CONWAY, Ark. (June 3, 2011) - Hendrix College student Kristen Finch posed with a moose near Coeur d’Alene Lake, Idaho the day before her close encounters - with a real moose and with a real bear - while collecting in the Kettle Falls range in nearby Washington state.
CONWAY, Ark. (May 22, 2011) – Hendrix College student Jack Finney collected samples of ponderosa pine from some very unusual sites – nestled amidst the redwood forests overlooking the Pacific Ocean near Santa Cruz, California.
CONWAY, Ark. (June 12, 2012) - Five Hendrix College students recently returned from an ambitious and successful collecting expedition, traveling 5,000 miles in two weeks as part of their summer undergraduate research.
The students include:
- Adam Bigott '14
- Payton Lea '12
- Dakota Pouncey '15
- Brian Schumacher '14
- Kevin Spatz '14
Students were accompanied by Hendrix biology professor Dr. Ann Willyard and volunteer driver and photographer Gene Willyard.
The group collected samples from ponderosa pine in Colorado, Arizona, Utah, Wyoming, South Dakota, and Nebraska. Sites ranged from cacti covered rocky desert canyons on Navajo Nation lands to 8,000-ft. mountainsides, where the pines were nestled among the quaking aspen.
The remoteness of the sites required mostly tent camping, according to Dr. Willyard. A two-night stay in a historic lookout cabin that lacked running water and electricity seemed luxurious in comparison, especially when a light dusting of snow covered the surrounding Black Hills of South Dakota, she said.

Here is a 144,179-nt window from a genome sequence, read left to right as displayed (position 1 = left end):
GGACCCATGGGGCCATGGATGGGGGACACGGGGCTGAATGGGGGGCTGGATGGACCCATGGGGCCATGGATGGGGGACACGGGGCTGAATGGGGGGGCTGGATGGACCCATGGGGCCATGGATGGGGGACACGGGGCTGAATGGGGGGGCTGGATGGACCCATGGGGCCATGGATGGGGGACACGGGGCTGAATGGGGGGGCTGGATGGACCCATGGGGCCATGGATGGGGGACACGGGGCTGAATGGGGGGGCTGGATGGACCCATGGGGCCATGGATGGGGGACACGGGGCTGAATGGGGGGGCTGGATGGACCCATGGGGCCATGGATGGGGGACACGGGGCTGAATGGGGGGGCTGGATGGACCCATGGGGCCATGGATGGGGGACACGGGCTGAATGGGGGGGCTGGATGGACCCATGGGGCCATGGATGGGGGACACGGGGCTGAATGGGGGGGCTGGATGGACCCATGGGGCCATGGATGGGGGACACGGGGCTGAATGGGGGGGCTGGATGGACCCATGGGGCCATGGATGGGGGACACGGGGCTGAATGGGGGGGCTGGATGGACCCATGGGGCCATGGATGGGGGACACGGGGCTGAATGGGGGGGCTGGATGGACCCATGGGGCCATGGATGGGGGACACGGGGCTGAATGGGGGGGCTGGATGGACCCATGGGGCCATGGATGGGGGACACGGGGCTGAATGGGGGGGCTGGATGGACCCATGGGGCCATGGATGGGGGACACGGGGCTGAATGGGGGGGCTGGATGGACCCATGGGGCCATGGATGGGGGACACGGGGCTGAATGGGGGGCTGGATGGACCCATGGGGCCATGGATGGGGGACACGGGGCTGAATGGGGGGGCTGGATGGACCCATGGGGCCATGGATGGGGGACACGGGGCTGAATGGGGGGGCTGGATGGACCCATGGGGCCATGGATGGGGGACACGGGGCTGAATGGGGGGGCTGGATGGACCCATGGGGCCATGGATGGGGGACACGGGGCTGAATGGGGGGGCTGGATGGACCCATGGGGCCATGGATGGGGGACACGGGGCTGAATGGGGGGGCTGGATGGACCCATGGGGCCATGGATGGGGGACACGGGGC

Between collection sites, the group visited the South Rim of the Grand Canyon, walked across the Hoover Dam, explored the Las Vegas Strip, climbed rocks at Nevada's Valley of Fire State Park, tromped in the snow on the 10,759-ft. elevation Bald Mountain Pass, projected images of the annular eclipse onto a clipboard while camping in southern Utah, and toured the Crazy Horse Memorial.
With the help of current student researcher Kristen Finch '13, the students are applying molecular techniques to their samples. Evidence from differences in DNA markers will be used to tease out patterns of how some unique pine populations have diverged over evolutionary time.
Funding for these students' individual projects stems from several sources:
- Schumacher is supported by an Arkansas Department of Higher Education SURF fellowship.
- Lea was awarded a Beta Beta Beta grant.
- Bigott won an Arkansas Academy of Science research award.
- Bigott, Lea, and Pouncey received partial stipends from an Odyssey faculty award to Dr. Willyard and summer housing from Hendrix.
All five students will travel to Columbus, Ohio in early July to present their results at the national Botany conference, with travel support provided by SURF and Odyssey.
Student researchers (aka ‘pine nuts’) from the Willyard lab collecting pines
near Santa Fe, New Mexico in 2010:
- Kristen Finch, Brandon Linz, Nicole Segear, and Trang Nguyen